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Theory vs. Reality - again

November 27, 2010

Theory vs. Reality – Again

There was an interesting article in the New York Times business section this past weekend about a new book on investing, co-written by Gordon Murray and Daniel Goldie.  Presumptuously entitled The Investment Answer, as if there were only one solution to the investment puzzle, the book essentially presents yet another defense of modern portfolio and the efficient market theory – even after the theory failed miserably to preserve investor capital during the latest bear market.   The Investment Answer by Murray and Goldie

The book is written by an ex-institutional bond salesman from Goldman Sachs who has all but given up in his fight against terminal brain cancer, and his financial adviser.  With due respect to the authors’ good intentions – one should always question someone’s background and experience when it comes to financial advice.  The authors are not necessarily successful investors themselves – Murray concedes this himself after having witnessed many failed alternative investment strategies on Wall Street.  Yet the authors claim that they have come up with THE solution to managing other people’s money (hence the title of the book).  While the book does a good job citing historical studies and refers us to the adages of modern portfolio theory – as espoused by such brilliant minds as Markowitz, Sharpe, Fama, French – it is somewhat disconcerting that the authors have arrived at these truths simply because nothing else has worked efficiently for them in the past.  Have the authors fully researched and explored alternative strategies (including market timing)?  Do they have practical experience applying any of these strategies themselves for an extended period of time?  How did they do during the last financial meltdown?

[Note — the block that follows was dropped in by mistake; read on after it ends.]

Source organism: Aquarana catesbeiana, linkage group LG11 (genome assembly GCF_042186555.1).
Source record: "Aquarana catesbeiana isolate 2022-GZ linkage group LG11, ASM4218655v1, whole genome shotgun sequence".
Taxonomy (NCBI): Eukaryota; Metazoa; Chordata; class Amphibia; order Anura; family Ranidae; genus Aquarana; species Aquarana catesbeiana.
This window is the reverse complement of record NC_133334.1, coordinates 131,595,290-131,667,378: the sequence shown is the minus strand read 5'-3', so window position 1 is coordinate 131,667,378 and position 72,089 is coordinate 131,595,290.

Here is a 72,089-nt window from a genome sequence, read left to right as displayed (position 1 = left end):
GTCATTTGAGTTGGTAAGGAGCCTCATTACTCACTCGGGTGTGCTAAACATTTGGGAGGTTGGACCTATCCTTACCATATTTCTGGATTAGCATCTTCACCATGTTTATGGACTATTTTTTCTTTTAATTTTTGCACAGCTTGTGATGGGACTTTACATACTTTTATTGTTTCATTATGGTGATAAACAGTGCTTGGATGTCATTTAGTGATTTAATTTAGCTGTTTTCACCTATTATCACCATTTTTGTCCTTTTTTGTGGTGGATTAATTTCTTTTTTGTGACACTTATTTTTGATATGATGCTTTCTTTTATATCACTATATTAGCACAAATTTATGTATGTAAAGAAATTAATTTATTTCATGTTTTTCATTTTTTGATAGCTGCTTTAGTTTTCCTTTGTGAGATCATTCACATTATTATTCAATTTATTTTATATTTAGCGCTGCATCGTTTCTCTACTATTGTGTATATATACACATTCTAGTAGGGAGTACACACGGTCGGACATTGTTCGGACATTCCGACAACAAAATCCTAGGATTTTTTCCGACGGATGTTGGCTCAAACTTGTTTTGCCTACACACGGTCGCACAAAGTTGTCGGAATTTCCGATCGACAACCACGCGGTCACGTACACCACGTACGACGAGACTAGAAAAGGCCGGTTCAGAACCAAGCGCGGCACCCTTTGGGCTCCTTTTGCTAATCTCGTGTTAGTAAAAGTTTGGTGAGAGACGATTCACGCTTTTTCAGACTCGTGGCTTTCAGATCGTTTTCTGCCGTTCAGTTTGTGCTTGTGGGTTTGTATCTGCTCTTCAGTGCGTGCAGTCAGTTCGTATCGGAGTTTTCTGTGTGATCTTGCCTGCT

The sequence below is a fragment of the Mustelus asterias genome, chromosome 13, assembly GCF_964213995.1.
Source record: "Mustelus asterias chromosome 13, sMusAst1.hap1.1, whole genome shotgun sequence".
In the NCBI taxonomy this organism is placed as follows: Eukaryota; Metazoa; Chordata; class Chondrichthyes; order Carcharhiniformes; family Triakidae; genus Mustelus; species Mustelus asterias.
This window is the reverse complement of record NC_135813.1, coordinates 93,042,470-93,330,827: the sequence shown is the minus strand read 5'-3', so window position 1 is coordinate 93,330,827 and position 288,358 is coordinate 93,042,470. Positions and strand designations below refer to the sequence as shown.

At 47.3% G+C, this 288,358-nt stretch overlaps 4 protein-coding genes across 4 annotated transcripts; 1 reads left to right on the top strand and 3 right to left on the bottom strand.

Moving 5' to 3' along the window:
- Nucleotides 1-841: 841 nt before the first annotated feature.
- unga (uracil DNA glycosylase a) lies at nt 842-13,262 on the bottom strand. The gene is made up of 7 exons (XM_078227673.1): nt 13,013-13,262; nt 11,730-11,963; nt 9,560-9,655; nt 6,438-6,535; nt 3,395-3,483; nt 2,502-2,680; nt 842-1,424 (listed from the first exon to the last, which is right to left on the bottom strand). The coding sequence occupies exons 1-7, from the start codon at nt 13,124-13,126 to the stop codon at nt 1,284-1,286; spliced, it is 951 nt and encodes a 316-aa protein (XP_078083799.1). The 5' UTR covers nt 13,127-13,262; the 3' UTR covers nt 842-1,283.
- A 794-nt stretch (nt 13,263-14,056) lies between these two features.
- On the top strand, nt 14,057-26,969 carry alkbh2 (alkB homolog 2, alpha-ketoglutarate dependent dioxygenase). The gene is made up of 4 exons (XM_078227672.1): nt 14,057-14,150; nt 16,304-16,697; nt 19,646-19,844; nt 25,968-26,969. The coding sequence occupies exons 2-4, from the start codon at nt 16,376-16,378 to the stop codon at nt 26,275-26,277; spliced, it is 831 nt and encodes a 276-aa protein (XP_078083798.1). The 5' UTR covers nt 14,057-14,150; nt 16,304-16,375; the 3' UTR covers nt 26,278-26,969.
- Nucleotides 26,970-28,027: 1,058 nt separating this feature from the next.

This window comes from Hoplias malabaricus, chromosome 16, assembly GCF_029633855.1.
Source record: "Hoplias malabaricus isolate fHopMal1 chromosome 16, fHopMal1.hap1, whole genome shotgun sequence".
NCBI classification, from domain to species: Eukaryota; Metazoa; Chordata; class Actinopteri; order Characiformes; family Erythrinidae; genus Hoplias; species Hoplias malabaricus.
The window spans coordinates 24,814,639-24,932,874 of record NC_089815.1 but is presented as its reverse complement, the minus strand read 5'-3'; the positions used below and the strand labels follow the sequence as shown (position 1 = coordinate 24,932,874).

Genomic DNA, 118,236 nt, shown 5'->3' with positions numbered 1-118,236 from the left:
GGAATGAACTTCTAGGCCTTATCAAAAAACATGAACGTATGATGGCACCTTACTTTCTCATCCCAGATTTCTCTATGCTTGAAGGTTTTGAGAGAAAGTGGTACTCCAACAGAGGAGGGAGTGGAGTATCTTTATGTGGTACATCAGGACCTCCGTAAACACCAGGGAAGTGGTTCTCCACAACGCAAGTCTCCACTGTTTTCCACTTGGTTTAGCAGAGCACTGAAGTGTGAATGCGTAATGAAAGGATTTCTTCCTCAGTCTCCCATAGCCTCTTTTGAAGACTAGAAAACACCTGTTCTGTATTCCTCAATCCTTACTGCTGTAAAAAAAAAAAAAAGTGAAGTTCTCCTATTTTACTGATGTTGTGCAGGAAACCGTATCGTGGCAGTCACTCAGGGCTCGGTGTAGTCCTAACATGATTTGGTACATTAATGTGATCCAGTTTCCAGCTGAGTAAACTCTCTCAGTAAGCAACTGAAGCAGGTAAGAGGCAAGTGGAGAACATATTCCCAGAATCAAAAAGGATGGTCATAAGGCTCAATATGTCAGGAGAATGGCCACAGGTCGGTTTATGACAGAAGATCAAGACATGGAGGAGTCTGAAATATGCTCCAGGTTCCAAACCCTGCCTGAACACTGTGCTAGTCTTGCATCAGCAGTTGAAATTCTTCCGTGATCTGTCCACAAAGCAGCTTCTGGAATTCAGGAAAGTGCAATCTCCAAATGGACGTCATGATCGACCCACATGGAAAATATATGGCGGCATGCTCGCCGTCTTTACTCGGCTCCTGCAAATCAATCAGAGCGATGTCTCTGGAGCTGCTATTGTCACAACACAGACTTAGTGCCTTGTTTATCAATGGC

The authors direct the reader’s attention to the folks over at, that admittedly have developed some impressive quantitative and objective free analytics for investors.   The risk tolerance survey and corresponding suggested allocations are based on modern portfolio theory.  It’s tough to find fault with the IFA academics (some of whom are Nobel prize laureates), but I’m writing to remind readers to bear in mind that theory has often gotten us into huge troubles over the years – especially when it comes to investing. 

Consider the tragic plight of Long Term Capital Management, the hedge fund run by John Meriwether and his team of Nobel prize laureate fund managers - that lost billions in 1998 – forcing the Fed to orchestrate a massive bailout to rescue Wall Street.  This episode is masterfully discussed by Roger Lowenstein in his book When Genius Failed, a book that I highly recommend reviewing at least once a year (especially the epilogue).    In this book, Lowenstein presents the dangers of putting too much faith in any investment model based on historical data.  While modern portfolio theory is correct in showing that there is a trade-off between reward and risk, it puts way too much emphasis on the assumption that markets are efficient.  This concept of efficient markets was proven dead wrong in the recent financial crisis.  During the meltdown, large players dumped out the baby with the bathwater, and securities in all asset classes and sectors became grossly mis-valued.  The global financial markets were grossly inefficient at valuing securities – and for a prolonged period of time.  In 2008, over $30 trillion was lost in global equity valuations.